oad, near Price, with Villepigue and Bowen in front and Rust in reserve. Thus, night coming on, the victorious army slept upon their arms within six hundred yards of Corinth. In this successful onslaught, the sons of Mississippi were unsurpassed in valorous achievement, and many of them lost their lives or fell with severe wounds. Most notable among the dead was Col. John D. Martin, who fell mortally wounded while leading his brigade in a charge against an angle in the outer works. Colonel Leigh, of the Forty-third, was also killed, and Major McDonald, of the Fortieth. Among the wounded were Colonels Moore, of the Forty-third, and McLain, of the Thirty-seventh, Lieutenant-Colonels Terral, of the Seventh battalion, and Campbell, of the Fortieth, and Majors Keirn, of the Thirty-eighth, and Yates, of the Thirty-sixth. At four o'clock on the morning of the 4th, the Confederate batteries were in position and opened fire upon the town, and an attack was ordered at daylight; but t
Henry Little (search for this): chapter 7
pel an attack from the north than the south, his pickets were driven in by Rosecrans' advance on the Jacinto road. Gen. Henry Little, who commanded one of the two divisions of the army, was ordered to meet this attack. He sent Louis Hebert's briga on both sides. Price and Little, riding into the thickest of the fray, determined to order up the other two brigades of Little's division, as it was apparent that the Federal force was much the larger. In fact, in addition to Hamilton's division, ama. When they reached the field, Colonel Martin led the first and last regiments in support of Hebert's left, while General Little in person conducted the Thirtysev-enth and Thirty-eighth on the right. Martin pressed forward gallantly, pushing thel. Robert Mc-Lain, and Thirty-eighth, Col. F. W. Adams, were ordered to the front and under heavy fire, but on account of Little's death did not take an active part in the battle. The regimental loss in killed and wounded was, Thirty-sixth, 22; Thir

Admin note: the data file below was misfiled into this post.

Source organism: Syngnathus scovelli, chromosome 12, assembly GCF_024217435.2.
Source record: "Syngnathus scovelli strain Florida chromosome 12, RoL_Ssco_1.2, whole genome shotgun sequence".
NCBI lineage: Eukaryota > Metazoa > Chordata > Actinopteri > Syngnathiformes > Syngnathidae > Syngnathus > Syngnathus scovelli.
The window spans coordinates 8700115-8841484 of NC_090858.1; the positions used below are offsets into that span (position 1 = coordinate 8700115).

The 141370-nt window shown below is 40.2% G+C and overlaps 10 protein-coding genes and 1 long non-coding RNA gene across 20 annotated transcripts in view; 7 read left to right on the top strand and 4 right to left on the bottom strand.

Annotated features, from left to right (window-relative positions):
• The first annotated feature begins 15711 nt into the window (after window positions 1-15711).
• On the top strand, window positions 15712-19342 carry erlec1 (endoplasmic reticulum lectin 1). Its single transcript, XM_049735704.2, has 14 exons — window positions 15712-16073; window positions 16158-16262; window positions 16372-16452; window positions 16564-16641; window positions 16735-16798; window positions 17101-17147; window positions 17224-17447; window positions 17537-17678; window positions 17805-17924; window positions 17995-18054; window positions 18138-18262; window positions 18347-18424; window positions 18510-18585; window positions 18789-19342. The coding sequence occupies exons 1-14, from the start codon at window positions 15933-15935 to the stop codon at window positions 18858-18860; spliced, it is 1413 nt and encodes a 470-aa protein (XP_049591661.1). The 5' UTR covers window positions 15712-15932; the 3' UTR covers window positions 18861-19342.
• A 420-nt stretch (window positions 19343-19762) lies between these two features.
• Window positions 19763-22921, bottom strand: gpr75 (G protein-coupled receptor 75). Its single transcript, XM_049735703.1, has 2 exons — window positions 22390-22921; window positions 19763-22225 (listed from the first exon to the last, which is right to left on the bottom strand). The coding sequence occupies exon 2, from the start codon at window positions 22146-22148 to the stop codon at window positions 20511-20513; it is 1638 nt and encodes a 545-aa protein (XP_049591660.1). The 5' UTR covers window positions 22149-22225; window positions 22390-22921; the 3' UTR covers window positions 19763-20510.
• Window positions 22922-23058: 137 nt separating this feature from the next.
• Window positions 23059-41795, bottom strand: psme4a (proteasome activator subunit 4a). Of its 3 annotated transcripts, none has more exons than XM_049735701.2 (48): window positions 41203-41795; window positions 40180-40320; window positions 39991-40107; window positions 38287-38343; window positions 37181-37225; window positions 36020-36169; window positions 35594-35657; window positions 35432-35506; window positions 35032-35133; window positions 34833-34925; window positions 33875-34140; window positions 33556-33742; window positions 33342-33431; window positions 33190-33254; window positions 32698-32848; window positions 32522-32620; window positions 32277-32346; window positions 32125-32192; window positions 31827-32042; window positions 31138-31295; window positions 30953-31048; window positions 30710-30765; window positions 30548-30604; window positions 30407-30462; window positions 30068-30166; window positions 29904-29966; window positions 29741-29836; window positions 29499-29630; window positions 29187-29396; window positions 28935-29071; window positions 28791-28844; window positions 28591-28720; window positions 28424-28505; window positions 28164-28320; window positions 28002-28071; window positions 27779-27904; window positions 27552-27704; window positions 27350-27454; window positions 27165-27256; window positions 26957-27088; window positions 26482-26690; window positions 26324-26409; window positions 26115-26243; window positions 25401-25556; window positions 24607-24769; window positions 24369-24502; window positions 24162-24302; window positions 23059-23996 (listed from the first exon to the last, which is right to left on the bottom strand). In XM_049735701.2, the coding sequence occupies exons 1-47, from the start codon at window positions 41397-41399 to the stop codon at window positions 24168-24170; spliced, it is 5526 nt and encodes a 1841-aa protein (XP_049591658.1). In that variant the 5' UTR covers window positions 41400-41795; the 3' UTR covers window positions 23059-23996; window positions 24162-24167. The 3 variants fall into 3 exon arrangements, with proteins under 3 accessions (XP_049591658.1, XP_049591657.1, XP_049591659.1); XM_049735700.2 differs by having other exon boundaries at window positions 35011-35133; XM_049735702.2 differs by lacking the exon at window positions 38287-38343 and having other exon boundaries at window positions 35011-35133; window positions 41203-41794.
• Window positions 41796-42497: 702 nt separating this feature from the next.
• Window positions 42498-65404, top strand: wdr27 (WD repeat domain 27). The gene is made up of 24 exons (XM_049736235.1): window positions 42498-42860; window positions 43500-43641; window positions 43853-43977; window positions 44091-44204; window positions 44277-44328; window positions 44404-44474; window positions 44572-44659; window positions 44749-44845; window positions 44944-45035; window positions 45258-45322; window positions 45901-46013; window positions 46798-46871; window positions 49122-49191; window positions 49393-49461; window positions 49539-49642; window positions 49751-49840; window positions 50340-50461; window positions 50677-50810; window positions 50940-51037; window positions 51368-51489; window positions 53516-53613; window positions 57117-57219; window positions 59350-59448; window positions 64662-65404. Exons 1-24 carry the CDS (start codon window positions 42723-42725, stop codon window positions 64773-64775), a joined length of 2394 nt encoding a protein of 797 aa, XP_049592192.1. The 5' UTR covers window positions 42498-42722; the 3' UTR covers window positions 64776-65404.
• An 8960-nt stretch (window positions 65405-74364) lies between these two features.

their swampy covert for Milliken's Bend. As Sherman was embarking Lee and Withers advanced and attacked him, following the Federals up to the Yazoo river. The Second Texas rushed up almost to the boats, delivering their fire with terrible effect on the crowded transports, which moved off most precipitately. This little affair was not reported by Sherman. In this successful repulse of the second attack on Vicksburg, Withers' five batteries of light artillery were particularly distinguished. A part of the battalion, as has been observed, supported by the Forty-sixth Mississippi, alone held in check Steele's division at Blake's Levee. In the fight of the 29th their services were invaluable. Colonel Withers in his report particularly commended the gallantry of Maj. B. R. Holmes, Capt. J. L. Wofford (who fired the first gun at the enemy), Lieutenants Lockhart and Weems, Lieut. Frank Johnston, Captain Bowman, Lieutenant Tye , Lieutenant Duncan and Lieutenants Cottingham and Guest
Mansfield Lovell (search for this): chapter 7
e West, and Van Dorn's command under Maj.-Gen. Mansfield Lovell. Price's corps included two divishe two regiments of Slemons and Wirt Adams. Lovell's division included three infantry brigades—th. W. H. Jackson's cavalry brigade, attached to Lovell's command, consisted of the First Mississippi & Charleston and Mobile & Ohio railroads, and Lovell on his right, after some heavy skirmishing. ntrenchments, and the attack was soon begun by Lovell's division, and extended gradually along the wrmost works around the town. At the same time Lovell drove the enemy across Indian creek, made an ipreparations were at once made for retreat. Lovell's division, which had not attacked on the mornduced from 10,000 to between 5,000 and 6,000. Lovell has not suffered a great deal. The enemy's foon, 246 killed, 832 wounded and 1,449 missing; Lovell's division, 77 killed, 285 wounded, 208 missif the army of West Tennessee, which was mainly Lovell's division, and Price in command of his army o[4 more...]